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updated: 9/1/2011 3:18 PM

Experts seek Great Lakes pathways for Asian carp

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Associated Press

TRAVERSE CITY, Mich. -- Not quite 5 miles long, Jerome Creek winds through farmland and Pleasant Prairie, Wis., about 35 miles south of Milwaukee. In some places, it's narrow enough to jump across. It fish population consists mostly of minnows.

Yet this unremarkable stream could be an ecological time bomb, for it's a crucial link in a chain of waterways hundreds of miles long that connects Lake Michigan to the Mississippi River. Experts say the creek might be a doorway through which invasive species -- including the much-maligned Asian carp -- will slip between the Mississippi drainage basins and the Great Lakes.

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In recent years, the battle to prevent the plankton-gobbling carp from entering the Great Lakes and disrupting their $7 billion fishing industry has focused on the Chicago area, where a shipping canal forms what some call a "superhighway" for invaders. But the U.S. Army Corps of Engineers is taking a closer look at 18 other waterways from New York to Minnesota that could provide an aquatic back alley for the wily aggressors.

The corps is analyzing which of those secondary routes pose the biggest threats -- a task that became more urgent this month with the discovery of Asian carp DNA in the St. Croix River on the Minnesota line and an angler's catch of a bighead carp in the lower Wisconsin River. Neither river has a direct tie to the Great Lakes, but both are tributaries of the Mississippi. The finds were further evidence of the carp's steady northward march, which makes shielding the lakes ever harder.

"The Asian carp has proven over and over again that it defies predictions, it defies limitations that scientists want to put on it," said Thom Cmar, an attorney with the Natural Resources Defense Council. "It has repeatedly surprised scientists with its ability to spread and breed and proliferate in U.S. waters."

Imported from China, the carp escaped into the Mississippi from Deep South fish farms and sewage lagoons in the early 1970s. They've fanned out across dozens of rivers, creeks, ponds and reservoirs. Bighead carp have turned up in 26 states and silver carp, the other Asian species on the Great Lakes' doorstep, in 17 states.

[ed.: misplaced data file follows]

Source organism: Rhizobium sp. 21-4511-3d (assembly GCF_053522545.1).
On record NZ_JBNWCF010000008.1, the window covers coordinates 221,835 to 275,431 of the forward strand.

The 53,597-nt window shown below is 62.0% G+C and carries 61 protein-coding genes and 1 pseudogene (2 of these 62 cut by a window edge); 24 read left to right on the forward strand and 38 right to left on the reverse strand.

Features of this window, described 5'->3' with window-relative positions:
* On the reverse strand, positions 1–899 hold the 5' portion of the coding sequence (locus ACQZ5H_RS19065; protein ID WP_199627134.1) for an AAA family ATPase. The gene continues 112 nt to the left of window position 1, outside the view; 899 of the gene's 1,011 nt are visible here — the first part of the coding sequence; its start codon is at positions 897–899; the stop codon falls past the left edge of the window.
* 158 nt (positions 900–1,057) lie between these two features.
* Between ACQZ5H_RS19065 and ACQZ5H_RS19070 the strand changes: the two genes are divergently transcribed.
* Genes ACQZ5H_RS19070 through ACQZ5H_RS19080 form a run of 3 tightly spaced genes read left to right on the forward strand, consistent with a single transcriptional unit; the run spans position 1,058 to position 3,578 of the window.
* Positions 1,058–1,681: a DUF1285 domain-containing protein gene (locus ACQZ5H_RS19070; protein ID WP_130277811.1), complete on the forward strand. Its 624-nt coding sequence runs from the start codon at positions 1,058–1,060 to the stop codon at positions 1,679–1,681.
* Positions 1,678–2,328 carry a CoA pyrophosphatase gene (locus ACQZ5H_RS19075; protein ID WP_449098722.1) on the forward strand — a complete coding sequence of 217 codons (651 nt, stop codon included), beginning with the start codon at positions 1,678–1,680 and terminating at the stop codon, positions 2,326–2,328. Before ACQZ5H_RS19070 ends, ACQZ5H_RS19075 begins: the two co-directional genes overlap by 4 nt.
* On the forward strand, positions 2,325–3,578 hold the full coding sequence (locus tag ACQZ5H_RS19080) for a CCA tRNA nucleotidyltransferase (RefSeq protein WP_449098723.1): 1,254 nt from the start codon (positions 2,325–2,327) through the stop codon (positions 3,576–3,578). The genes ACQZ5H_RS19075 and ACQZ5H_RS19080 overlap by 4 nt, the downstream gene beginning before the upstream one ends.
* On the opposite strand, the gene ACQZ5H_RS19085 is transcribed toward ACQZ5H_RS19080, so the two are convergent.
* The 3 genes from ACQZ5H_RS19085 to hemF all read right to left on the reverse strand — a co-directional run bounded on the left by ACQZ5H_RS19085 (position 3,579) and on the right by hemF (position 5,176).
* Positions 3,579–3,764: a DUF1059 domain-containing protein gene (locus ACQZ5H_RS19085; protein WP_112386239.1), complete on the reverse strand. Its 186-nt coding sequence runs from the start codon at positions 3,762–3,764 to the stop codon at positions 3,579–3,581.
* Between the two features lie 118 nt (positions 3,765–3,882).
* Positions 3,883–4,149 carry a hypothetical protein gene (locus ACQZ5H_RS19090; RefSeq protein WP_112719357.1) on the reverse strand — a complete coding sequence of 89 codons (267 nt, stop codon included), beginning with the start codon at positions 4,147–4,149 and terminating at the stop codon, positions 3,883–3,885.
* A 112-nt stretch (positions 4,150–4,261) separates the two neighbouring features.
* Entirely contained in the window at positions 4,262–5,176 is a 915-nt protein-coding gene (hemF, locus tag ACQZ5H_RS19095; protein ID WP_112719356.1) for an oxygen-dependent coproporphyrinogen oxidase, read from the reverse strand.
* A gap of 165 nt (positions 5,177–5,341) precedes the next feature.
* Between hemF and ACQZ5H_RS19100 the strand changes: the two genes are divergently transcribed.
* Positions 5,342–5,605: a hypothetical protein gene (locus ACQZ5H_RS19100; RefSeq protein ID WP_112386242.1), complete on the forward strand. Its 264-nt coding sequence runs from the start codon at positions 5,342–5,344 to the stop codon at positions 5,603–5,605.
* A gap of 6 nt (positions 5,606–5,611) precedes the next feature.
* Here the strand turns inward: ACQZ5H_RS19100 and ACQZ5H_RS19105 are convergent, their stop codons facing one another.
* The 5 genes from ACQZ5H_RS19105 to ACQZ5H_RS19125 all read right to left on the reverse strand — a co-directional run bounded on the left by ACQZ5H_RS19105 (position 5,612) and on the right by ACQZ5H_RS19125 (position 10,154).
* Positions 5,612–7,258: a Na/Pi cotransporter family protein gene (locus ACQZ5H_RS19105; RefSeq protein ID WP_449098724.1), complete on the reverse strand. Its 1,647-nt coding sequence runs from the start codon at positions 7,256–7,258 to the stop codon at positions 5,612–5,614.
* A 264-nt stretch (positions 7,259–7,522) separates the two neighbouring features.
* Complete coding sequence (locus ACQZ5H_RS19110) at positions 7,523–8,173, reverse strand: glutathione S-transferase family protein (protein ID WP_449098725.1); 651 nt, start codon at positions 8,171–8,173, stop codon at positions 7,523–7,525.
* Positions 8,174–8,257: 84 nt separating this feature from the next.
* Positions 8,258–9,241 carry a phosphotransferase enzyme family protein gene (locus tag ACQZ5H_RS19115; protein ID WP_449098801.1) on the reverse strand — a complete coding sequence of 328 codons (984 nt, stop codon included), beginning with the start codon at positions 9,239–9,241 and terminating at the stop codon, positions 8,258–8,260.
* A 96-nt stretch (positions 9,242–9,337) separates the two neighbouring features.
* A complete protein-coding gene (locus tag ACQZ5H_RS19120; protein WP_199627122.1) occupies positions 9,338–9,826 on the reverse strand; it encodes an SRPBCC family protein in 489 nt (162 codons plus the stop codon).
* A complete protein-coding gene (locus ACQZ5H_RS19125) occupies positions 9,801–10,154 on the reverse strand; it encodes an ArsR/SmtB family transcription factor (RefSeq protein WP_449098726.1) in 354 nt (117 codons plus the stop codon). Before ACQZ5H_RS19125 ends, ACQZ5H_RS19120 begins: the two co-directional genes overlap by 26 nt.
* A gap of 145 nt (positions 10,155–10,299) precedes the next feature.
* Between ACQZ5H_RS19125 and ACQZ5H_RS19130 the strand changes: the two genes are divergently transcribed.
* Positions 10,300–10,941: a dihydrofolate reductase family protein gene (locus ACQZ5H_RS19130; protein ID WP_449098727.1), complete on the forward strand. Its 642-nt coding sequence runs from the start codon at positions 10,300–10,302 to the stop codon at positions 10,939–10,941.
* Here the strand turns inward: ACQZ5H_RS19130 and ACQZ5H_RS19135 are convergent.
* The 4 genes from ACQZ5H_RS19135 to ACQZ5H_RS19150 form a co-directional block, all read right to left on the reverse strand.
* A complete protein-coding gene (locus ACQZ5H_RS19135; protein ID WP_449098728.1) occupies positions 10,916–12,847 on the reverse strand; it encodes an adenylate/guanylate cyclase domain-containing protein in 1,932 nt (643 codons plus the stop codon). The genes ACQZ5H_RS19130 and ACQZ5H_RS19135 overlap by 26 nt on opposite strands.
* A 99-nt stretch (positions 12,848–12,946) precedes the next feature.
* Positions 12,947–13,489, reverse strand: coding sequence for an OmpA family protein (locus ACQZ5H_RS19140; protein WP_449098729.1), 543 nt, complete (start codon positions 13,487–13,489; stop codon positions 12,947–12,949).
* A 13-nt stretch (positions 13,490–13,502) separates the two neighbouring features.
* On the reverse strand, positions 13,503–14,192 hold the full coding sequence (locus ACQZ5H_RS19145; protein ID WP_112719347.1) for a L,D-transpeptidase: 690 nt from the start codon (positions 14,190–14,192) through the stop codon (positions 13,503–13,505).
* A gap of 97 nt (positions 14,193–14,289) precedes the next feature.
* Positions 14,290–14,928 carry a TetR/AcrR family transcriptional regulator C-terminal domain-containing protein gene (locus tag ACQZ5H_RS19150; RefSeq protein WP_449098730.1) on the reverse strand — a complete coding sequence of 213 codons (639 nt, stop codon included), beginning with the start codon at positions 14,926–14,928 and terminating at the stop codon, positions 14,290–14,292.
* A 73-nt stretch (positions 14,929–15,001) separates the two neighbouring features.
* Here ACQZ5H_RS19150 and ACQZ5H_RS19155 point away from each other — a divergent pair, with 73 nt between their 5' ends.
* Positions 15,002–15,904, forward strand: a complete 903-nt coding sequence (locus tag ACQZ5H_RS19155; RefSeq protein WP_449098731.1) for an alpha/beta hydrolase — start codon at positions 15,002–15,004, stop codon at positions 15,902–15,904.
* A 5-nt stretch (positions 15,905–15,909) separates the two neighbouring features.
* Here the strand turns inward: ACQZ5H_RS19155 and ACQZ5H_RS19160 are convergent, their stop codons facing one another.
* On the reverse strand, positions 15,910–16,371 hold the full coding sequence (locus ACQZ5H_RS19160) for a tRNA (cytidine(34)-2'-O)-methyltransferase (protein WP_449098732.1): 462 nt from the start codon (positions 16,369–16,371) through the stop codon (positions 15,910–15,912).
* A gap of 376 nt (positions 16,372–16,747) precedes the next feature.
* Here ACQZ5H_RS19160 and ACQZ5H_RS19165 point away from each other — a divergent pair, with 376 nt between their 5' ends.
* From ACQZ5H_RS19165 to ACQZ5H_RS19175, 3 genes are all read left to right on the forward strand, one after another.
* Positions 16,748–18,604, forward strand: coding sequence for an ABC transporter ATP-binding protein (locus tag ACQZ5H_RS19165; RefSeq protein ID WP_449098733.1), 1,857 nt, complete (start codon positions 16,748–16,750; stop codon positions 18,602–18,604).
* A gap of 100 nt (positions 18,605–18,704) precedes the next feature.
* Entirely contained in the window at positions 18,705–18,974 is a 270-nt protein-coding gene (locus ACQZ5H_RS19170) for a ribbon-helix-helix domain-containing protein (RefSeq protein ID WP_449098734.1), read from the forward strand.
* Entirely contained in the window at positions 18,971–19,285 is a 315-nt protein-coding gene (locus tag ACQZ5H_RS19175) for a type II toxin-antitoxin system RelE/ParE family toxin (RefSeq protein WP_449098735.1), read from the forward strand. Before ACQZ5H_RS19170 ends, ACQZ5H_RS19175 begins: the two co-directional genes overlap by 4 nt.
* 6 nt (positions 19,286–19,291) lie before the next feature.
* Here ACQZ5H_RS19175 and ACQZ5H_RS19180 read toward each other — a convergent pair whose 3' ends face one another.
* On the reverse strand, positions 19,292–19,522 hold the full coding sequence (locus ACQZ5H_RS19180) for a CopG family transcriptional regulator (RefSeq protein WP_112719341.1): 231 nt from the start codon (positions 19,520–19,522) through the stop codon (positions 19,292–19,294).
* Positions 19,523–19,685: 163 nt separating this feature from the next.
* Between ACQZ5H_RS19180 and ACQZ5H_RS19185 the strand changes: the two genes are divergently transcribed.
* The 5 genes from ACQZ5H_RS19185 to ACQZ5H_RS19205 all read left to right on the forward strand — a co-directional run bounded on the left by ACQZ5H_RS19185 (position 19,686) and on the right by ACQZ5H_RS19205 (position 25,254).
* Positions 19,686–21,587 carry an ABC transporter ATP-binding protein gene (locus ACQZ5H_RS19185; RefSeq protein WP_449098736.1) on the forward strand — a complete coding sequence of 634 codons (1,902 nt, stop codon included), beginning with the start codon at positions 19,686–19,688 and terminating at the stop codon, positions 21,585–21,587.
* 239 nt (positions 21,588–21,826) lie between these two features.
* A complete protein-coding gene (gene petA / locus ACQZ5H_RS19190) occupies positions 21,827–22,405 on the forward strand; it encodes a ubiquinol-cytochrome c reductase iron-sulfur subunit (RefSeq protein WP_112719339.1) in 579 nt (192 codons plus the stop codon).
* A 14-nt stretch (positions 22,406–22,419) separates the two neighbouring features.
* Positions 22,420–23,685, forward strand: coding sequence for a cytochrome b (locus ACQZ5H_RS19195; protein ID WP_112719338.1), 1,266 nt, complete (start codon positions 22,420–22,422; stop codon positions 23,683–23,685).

The bighead can reach up to 4 feet long and 100 pounds, while silver carp are notorious for hurtling from the water like missiles when startled, at times slamming into boaters with enough force to shatter bones. Biologists say it's uncertain how much damage they would do if established in the lakes. But under a worst-case scenario, they would unravel the food web by consuming huge amounts of plankton -- tiny plants and animals on which most fish rely at some stage of life.

With so much at stake, federal and state agencies are working to identify potential gateways across the basin divide. In a report last year, the Army Corps identified 31 such locations. Most are natural wetlands and streams or man-made farm ditches and transportation canals. Eighteen were classified as a medium, high or acute risk.

Among them was little Jerome Creek, which runs near the basin boundary. During high-water periods, its headwaters could link up with a nearby stream that flows into Lake Michigan, several miles away. On the other end, it's a tributary of the Des Plaines River, which courses southward to the Illinois River, which intersects with the Mississippi more than 300 miles south of the creek.

The creek is considered a medium risk as an invasive species route. During the dry season, some portions have little water. But storm runoff can fill it quickly.

"There's a potential that during high flow or flooding, an invasive species could use the creek to get from Point A to Point B," said Bob Wakeman, invasive species coordinator for the Wisconsin Department of Natural Resources.

According to the report, the riskiest site outside Chicago is the 700-acre Eagle Marsh near Fort Wayne, Ind. There, outlying waters from the carp-infested Wabash River sometimes mingle with the headwaters of the Maumee River, a tributary of Lake Erie. That could produce a disaster, said Duane Chapman, a U.S. Geological Survey fish biologist. Erie is the shallowest and warmest of the Great Lakes and has the most abundant fishery.

Chapman told The Associated Press he and a colleague are about to publish a paper identifying several rivers feeding Lake Erie, including the Maumee, as suitable Asian carp spawning habitat.

"It looks like the Asian carp could invade Lake Erie effectively," he said. "It has the food they need, it has the right temperature, it has rivers that are the right length. I don't know what else could hold them back, other than not getting enough fish in there to reach critical mass."

Authorities placed a chain-link fence in the marsh last year to block adult carp from getting through while a permanent solution is devised. The Army Corps plans to make recommendations by year's end.

Other high-risk sites include an Ohio lake that links Lake Erie and the Ohio River, plus wetlands in Minnesota that bring together waters feeding the Mississippi and the St. Louis river, a Lake Superior tributary.

Also due this year is the more extensive Army Corps analysis of the likelihood that Asian carp or other critters will use any of the 18 potential entry points. The Army Corps last month released a list of 40 species considered high risks for crossing the Mississippi-Great Lakes divide, including the aggressive northern snakehead and other fish, mollusks and plants.

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